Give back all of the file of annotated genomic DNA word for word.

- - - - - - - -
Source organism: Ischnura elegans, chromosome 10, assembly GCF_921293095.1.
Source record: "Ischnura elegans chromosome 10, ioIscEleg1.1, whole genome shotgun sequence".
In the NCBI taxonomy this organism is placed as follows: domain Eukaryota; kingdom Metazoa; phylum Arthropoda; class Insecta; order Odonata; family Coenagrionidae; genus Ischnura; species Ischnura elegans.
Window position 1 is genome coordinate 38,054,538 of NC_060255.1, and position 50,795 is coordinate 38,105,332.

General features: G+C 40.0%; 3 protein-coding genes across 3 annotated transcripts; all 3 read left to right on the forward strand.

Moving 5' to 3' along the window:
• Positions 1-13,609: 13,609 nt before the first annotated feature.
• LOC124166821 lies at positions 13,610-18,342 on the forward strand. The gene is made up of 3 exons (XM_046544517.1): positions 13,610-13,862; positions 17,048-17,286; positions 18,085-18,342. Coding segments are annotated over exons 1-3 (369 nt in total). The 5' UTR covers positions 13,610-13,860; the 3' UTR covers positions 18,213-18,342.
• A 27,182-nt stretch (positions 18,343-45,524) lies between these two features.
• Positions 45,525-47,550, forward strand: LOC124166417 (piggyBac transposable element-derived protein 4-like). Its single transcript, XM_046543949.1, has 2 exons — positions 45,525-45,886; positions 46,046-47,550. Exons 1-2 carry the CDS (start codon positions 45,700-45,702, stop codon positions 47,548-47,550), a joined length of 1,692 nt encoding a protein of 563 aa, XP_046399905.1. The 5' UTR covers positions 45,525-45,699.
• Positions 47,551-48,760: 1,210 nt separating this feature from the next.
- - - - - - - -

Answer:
Source organism: Ischnura elegans, chromosome 10, assembly GCF_921293095.1.
Source record: "Ischnura elegans chromosome 10, ioIscEleg1.1, whole genome shotgun sequence".
In the NCBI taxonomy this organism is placed as follows: domain Eukaryota; kingdom Metazoa; phylum Arthropoda; class Insecta; order Odonata; family Coenagrionidae; genus Ischnura; species Ischnura elegans.
Window position 1 is genome coordinate 38,054,538 of NC_060255.1, and position 50,795 is coordinate 38,105,332.

General features: G+C 40.0%; 3 protein-coding genes across 3 annotated transcripts; all 3 read left to right on the forward strand.

Moving 5' to 3' along the window:
• Positions 1-13,609: 13,609 nt before the first annotated feature.
• LOC124166821 lies at positions 13,610-18,342 on the forward strand. The gene is made up of 3 exons (XM_046544517.1): positions 13,610-13,862; positions 17,048-17,286; positions 18,085-18,342. Coding segments are annotated over exons 1-3 (369 nt in total). The 5' UTR covers positions 13,610-13,860; the 3' UTR covers positions 18,213-18,342.
• A 27,182-nt stretch (positions 18,343-45,524) lies between these two features.
• Positions 45,525-47,550, forward strand: LOC124166417 (piggyBac transposable element-derived protein 4-like). Its single transcript, XM_046543949.1, has 2 exons — positions 45,525-45,886; positions 46,046-47,550. Exons 1-2 carry the CDS (start codon positions 45,700-45,702, stop codon positions 47,548-47,550), a joined length of 1,692 nt encoding a protein of 563 aa, XP_046399905.1. The 5' UTR covers positions 45,525-45,699.
• Positions 47,551-48,760: 1,210 nt separating this feature from the next.